• High blood pressure in lung arteries - COPD may cause high blood pressure in the arteries that bring blood to your lungs.
  • Depression - Difficulty breathing can keep you from doing activities that you enjoy. And dealing with serious illness can contribute to development of depression. Talk to your doctor if you feel sad or helpless or think that you may be experiencing depression.

Symptoms of COPD in Elderly

Often elders with COPD will blame their symptoms on age or the side effects of smoking. Most often, people are not diagnosed with COPD until they have lost 50 percent of their lung function. We were blessed with having two lungs and also an incredible compensation mechanism in our bodies. A person can lose up to 50 percent or less of lung function for any reason and compensate. If your loved one suffers from any of the following symptoms, a doctor’s visit may be required:

  • Shortness of Breath - At first, a person may get tired upon strenuous exertion, say while walking up a long flight of stairs. Later, a simple task such as a trip to the mailbox causes breathlessness.
  • Inability to Keep Up - Simple activities such as bathing and dressing may leave someone with COPD winded and exhausted.
  • Chronic Cough - The patient may begin coughing once in a while and progress to coughing all the time.
  • Sputum Production - Sputum or phlegm may be raised during coughing bouts.
  • Wheezing and Chest Tightness - These are common symptoms of more severe COPD.
  • Loss of Appetite and Weight Loss - Eating is difficult when a person is short of breath.
  • Fatigue - This can be caused by a person fighting to breathe, or by a person’s body receiving less oxygen due to COPD.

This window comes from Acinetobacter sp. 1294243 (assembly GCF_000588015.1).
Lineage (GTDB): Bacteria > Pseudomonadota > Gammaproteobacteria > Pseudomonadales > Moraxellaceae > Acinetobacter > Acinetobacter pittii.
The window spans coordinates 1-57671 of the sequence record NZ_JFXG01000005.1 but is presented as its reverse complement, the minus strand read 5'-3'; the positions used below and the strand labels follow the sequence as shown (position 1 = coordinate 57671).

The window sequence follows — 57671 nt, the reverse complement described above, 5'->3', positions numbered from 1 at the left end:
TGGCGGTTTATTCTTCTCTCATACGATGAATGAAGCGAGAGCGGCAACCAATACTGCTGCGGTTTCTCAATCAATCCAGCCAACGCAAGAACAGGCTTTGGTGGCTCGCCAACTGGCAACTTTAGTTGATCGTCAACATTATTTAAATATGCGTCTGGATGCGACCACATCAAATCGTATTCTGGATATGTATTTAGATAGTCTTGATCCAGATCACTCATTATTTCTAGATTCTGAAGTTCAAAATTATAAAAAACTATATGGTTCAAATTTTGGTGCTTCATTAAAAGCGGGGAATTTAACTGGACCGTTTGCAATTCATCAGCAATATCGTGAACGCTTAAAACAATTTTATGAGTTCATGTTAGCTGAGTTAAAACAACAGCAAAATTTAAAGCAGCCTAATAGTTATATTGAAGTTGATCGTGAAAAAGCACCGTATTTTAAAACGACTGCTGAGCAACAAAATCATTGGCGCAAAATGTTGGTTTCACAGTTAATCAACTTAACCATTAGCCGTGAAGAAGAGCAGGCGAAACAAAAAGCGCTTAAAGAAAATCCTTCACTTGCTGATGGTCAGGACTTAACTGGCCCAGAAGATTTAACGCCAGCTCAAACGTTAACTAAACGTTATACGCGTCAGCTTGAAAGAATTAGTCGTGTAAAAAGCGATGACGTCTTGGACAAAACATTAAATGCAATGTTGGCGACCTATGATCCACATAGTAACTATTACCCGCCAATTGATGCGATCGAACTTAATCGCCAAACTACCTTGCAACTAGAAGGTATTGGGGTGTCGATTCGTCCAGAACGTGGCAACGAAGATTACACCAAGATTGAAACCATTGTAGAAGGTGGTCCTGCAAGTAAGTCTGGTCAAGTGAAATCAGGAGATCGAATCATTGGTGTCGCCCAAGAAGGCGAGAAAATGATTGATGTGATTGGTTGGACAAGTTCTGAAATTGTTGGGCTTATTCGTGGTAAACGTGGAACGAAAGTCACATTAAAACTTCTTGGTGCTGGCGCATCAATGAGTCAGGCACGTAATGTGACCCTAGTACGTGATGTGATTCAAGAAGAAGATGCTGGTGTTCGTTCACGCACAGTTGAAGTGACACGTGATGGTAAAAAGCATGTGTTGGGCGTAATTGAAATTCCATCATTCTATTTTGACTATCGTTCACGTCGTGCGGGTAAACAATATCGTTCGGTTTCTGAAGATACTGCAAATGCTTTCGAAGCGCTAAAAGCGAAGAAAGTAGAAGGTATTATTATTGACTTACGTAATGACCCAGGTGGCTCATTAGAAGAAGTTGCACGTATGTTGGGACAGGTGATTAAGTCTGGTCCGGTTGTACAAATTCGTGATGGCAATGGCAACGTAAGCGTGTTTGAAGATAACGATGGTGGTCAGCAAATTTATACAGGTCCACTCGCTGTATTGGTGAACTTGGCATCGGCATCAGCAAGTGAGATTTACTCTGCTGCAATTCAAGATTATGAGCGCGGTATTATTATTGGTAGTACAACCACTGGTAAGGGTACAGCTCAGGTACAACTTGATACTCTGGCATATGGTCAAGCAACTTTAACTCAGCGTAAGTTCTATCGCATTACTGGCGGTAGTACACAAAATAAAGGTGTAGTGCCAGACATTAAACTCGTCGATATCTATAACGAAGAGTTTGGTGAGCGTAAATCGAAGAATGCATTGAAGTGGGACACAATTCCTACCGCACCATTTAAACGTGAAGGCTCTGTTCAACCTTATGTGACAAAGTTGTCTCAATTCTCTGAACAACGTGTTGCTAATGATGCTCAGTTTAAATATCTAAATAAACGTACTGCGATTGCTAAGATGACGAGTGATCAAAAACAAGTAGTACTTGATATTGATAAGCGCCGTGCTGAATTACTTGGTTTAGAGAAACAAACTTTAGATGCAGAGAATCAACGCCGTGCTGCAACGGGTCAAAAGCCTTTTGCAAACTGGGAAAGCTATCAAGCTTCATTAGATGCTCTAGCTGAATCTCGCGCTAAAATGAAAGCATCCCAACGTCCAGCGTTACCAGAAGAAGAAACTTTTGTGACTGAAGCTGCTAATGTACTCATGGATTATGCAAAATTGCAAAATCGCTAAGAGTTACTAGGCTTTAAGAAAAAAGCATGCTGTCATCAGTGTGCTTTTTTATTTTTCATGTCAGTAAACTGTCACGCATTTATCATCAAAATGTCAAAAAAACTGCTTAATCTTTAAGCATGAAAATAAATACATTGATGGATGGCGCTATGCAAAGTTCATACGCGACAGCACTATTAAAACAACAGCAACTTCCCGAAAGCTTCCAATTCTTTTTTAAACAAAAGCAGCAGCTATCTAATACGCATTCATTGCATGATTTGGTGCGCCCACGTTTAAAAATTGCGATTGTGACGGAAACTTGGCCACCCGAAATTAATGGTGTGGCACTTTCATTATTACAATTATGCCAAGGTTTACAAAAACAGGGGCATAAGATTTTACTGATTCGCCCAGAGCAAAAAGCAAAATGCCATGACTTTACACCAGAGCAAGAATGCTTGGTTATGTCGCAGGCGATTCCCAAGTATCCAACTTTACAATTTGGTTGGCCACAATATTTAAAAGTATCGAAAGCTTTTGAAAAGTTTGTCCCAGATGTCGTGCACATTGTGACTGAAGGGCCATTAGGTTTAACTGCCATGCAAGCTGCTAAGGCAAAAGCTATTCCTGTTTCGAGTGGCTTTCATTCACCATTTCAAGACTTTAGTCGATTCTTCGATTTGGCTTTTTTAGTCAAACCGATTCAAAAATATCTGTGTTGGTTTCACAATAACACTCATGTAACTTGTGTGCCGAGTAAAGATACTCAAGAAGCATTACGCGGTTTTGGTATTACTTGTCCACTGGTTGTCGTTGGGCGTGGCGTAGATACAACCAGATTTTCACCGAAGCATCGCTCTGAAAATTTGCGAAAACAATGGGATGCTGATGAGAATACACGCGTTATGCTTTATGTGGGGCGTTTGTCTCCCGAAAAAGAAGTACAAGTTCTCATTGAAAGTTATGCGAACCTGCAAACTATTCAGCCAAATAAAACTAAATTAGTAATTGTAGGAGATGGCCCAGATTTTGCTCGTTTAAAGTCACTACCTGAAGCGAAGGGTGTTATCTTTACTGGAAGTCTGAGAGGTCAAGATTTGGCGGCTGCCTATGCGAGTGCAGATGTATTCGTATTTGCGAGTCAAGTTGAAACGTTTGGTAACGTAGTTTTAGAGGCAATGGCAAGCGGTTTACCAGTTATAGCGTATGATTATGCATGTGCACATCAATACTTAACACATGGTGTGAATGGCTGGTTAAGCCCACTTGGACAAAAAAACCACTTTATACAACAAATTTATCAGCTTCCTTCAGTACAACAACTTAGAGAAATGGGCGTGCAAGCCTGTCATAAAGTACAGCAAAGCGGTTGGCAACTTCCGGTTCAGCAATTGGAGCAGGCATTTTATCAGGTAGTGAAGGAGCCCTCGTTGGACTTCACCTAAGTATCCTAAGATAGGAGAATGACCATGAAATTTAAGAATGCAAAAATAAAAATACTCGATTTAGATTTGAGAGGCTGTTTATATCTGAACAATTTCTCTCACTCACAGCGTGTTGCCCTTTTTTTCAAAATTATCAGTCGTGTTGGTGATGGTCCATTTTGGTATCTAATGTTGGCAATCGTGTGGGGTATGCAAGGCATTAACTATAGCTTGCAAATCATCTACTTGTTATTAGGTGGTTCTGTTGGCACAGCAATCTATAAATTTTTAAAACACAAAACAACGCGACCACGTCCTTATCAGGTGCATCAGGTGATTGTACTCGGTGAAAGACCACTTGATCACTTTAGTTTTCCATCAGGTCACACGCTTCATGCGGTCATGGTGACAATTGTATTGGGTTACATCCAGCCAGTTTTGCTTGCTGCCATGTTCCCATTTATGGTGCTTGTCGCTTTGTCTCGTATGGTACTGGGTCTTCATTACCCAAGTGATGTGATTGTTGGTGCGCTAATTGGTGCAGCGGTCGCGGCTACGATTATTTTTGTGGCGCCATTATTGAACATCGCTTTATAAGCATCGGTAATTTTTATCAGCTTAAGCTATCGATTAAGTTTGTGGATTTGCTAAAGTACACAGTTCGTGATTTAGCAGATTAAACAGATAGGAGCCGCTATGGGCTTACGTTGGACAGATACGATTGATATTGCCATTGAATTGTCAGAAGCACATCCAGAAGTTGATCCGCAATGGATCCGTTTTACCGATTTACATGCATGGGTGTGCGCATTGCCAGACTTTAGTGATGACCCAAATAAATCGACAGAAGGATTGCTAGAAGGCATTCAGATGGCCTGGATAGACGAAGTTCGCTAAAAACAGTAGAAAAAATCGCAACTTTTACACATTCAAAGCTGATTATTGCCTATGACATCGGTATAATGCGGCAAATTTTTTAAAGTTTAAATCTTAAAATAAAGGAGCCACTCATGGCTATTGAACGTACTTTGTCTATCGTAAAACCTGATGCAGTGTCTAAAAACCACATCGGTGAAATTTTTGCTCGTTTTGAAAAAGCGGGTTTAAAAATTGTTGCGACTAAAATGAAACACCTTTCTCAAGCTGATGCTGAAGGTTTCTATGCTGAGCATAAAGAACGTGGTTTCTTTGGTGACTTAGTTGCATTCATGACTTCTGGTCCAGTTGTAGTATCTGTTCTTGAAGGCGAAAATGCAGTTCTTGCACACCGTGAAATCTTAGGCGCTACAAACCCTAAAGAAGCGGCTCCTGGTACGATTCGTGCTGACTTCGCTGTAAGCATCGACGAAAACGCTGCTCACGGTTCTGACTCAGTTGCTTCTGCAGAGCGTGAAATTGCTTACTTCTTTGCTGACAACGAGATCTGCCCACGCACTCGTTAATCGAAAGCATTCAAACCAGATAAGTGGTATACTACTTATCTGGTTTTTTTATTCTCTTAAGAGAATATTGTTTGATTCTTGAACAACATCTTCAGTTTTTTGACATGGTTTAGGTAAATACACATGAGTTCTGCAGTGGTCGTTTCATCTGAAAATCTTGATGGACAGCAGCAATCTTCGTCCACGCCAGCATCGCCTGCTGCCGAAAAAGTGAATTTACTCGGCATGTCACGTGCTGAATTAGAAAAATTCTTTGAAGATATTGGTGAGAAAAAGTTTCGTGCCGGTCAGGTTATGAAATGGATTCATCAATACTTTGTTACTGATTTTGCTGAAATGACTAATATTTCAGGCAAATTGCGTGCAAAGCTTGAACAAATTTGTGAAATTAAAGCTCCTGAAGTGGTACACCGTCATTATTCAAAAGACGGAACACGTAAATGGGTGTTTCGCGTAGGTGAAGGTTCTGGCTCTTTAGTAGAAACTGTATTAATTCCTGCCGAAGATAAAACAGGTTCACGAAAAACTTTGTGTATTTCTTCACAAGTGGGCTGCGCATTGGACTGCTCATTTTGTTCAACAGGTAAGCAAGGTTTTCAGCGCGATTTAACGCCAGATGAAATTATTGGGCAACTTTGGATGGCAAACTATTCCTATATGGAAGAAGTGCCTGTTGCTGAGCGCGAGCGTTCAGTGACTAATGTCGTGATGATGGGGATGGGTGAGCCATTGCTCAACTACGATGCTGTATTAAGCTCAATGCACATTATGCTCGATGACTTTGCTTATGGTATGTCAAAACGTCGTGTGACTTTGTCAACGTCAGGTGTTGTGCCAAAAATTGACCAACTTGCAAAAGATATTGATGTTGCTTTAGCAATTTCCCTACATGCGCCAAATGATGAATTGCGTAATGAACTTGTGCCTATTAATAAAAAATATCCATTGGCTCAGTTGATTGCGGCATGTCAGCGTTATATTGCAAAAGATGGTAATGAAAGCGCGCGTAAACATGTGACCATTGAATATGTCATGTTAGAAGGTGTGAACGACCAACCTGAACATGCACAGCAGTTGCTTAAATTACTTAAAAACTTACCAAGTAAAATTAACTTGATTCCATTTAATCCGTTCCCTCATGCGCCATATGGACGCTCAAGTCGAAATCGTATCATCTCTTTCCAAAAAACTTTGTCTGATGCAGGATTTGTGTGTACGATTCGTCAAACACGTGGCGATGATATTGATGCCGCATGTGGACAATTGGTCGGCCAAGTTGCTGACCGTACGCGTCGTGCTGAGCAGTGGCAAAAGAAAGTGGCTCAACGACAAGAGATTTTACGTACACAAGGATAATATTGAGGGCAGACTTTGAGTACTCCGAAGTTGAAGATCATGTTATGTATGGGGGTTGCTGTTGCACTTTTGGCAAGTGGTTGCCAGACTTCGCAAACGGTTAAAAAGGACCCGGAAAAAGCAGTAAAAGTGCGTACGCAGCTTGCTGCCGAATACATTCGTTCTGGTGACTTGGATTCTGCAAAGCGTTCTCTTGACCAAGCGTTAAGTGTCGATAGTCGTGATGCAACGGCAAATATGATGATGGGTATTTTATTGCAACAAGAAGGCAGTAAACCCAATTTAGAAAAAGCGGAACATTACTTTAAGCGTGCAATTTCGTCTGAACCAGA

Preventive Measures for COPD in Elderly

Unlike some diseases, COPD has a clear path of prevention. The majority of cases are directly related to cigarette smoking, and the best way to prevent COPD is to never smoke or to stop smoking now.

If you're a longtime smoker, these simple statements may not seem so simple, especially if you have tried quitting once, twice or many times before. But keep trying to quit. It's critical to find a tobacco cessation program that can help you quit for good. It's your best chance for preventing damage to your lungs.

Occupational exposure to chemical fumes and dust is another risk factor for COPD. If you work with this type of lung irritant, talk to your supervisor about the best ways to protect yourself, such as using respiratory protective equipment.

Treatment for COPD in Elderly

The treatment for COPD is palliative, not curative. It is probable that longevity cannot be significantly improved with any treatment, except in patients with hypoxemia who benefit from supplemental oxygen therapy.